Even in the face of this threat, Ralph continued to organize. He filed a complaint for unfair labor practices against the company and its lapdog "union," local 1212 of the Amalgamated Transit Union, with the National Labor Relations Board, and filed another lawsuit over the harassment. Seeing that they would never stop him by legal means, someone sympathetic to the company decided to use outright terrorism to shut him up.
In the early morning hours of January 5, an arsonist spread gasoline on his front porch and set his house on fire, literally burning it down to the ground. Fortunately Ralph was not there that night or he might have been killed in his bed. An arson investigator from the fire department told him it was definitely arson. He asked Ralph who it was he had made so mad? Ralph told him "only those clowns I work for." The cops and FBI refused to investigate. In that small town the cops tend to cover up for the dirty work of prominent citizens, killer cops and major corporations - especially when it comes to the rights of Black people.
Of course, Ralph does not know who actually committed the fire, but he knows who had a motive: his employers at CARTA and the company labor union. Ralph has lost everything he owned, but he continues to fight on even in the face of new threats to his life. He wants to install a new union and drive out the corrupt union officials, so a real union would bring an end to these types of injustices against workers. Ralph is very strong, but he should not have to fight alone. Everyone of us who believes in racial justice, and that a worker has a right to organize and protest company misconduct on his job, should join in his fight.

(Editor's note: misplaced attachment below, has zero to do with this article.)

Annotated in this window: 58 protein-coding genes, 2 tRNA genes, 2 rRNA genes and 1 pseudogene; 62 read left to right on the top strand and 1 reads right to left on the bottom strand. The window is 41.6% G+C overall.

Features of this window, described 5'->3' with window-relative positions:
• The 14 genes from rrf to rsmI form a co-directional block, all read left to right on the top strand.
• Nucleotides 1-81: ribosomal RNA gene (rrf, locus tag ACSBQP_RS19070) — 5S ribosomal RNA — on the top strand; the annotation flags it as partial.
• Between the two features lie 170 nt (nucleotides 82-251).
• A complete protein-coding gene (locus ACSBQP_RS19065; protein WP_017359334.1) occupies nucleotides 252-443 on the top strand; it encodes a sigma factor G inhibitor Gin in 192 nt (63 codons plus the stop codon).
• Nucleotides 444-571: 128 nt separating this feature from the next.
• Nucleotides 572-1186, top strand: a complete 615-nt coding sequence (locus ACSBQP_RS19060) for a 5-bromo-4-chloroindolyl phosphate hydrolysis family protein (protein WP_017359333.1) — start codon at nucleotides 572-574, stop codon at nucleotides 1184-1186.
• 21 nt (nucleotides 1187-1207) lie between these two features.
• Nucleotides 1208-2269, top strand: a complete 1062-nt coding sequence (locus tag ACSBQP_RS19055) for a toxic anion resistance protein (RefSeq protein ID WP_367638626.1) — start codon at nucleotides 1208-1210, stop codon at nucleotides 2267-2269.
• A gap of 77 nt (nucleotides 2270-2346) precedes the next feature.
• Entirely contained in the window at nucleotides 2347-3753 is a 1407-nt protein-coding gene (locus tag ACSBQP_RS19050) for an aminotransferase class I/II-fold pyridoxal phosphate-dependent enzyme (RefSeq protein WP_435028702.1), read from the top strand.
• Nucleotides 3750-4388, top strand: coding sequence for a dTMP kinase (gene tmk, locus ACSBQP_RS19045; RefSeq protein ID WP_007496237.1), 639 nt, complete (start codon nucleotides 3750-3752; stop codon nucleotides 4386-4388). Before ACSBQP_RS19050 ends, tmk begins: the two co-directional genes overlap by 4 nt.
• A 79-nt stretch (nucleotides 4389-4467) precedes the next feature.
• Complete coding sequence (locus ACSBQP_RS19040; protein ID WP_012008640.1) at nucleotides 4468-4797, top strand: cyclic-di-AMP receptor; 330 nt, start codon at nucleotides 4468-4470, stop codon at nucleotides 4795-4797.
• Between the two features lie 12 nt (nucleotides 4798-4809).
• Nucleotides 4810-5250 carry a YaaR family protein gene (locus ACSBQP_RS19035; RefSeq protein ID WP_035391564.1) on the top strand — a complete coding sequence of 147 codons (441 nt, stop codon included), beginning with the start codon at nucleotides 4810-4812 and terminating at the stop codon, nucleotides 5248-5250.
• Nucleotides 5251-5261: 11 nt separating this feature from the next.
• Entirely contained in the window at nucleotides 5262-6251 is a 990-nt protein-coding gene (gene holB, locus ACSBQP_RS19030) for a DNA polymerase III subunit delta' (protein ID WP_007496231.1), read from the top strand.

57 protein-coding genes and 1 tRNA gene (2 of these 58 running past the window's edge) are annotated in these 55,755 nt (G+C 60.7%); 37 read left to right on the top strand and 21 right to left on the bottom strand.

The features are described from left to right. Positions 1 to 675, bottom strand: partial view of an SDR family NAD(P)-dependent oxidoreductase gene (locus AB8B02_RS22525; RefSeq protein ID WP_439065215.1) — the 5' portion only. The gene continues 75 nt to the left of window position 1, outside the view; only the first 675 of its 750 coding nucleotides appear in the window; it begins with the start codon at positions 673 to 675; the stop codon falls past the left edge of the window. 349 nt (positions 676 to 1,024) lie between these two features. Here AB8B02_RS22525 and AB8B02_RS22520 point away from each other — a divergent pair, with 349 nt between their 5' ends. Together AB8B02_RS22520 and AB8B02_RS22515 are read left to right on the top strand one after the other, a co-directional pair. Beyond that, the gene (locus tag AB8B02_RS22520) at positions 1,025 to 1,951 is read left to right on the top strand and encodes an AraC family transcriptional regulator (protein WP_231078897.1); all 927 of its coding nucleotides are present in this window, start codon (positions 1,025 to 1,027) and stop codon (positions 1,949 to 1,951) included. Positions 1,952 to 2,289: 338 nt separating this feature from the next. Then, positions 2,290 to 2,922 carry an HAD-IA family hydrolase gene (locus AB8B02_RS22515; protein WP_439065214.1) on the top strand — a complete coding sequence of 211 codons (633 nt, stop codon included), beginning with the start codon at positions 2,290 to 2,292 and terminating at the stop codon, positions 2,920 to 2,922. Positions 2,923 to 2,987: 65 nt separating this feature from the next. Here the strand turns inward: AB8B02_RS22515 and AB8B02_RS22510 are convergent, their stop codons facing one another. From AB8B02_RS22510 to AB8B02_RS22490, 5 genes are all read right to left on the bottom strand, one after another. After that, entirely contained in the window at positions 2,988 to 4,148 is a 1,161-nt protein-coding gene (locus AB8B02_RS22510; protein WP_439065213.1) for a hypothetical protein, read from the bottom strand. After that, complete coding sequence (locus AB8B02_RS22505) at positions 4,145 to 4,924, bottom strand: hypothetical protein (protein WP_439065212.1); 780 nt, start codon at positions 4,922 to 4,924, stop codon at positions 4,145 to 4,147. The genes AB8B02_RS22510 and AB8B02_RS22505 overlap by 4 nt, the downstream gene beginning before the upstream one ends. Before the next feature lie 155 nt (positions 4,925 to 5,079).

Many workers in Chattanooga are even more frightened now to say anything because of this act of terrorism,. Clearly he needs our help, and we should give it to him. The terrorists cannot be allowed to succeed in silencing this symbol of the best that unionism is all about. If he is crushed the workforce there has no hope at all.
What can you do?
1. Write, fax, or telephone a complaint to CARTA company management to protest this harassment of Ralph Williams and other Black/female workers. Send these complaints to the head of the company and to the union at the same address: Tom Dugan, CEO, CARTA,1716 Wilcox Avenue, Chattanooga TN 37404 Tel: 615/629-1411 fax: 615/698-2749
2. All of Ralph's furniture, food and clothing, along with his word processor and papers, were destroyed in the fire and must be replaced. Send funds to Ralph Williams at: Workers Aid Fund, c/o Atlanta WSA, 673 Wylie St. SE, Atlanta GA 30316-1162. Please send funds in U.S. currency only.
3. Write to Ralph and tell him you stand with him in this fight, send copies of your protest letters to: Ralph Williams, 2506 E. 3rd Street, Chattanooga TN 37404
Let's take a stand against racism and the harassment of workers!
-- Lorenzo Komboa Ervin
Originally appeared in the Industrial Worker #1589 (March 1996)
W.S.A. as a coast to coast
W.S.A. as a coast to coast organization engaged in an international campaign for Ralph Williams & the Black Workers Organizing Committee. Quite a few articles were published in various worker and libertarian press, with letters and faexs of support coming in due to our efforts.
Atlanta WSA partiicpation in this campaign:
"2. All of Ralph's furniture, food and clothing, along with his word processor and papers, were destroyed in the fire and must be replaced. Send funds to Ralph Williams at: Workers Aid Fund, c/o Atlanta WSA, 673 Wylie St. SE, Atlanta GA 30316-1162. Please send funds in U.S. currency only."
any news on what happened
any news on what happened subsequently?
Steven. wrote: any news on
I dont recall anything definative happening, but need to check the records.
Maybe David from Atlanta might immediately recall some of the final details.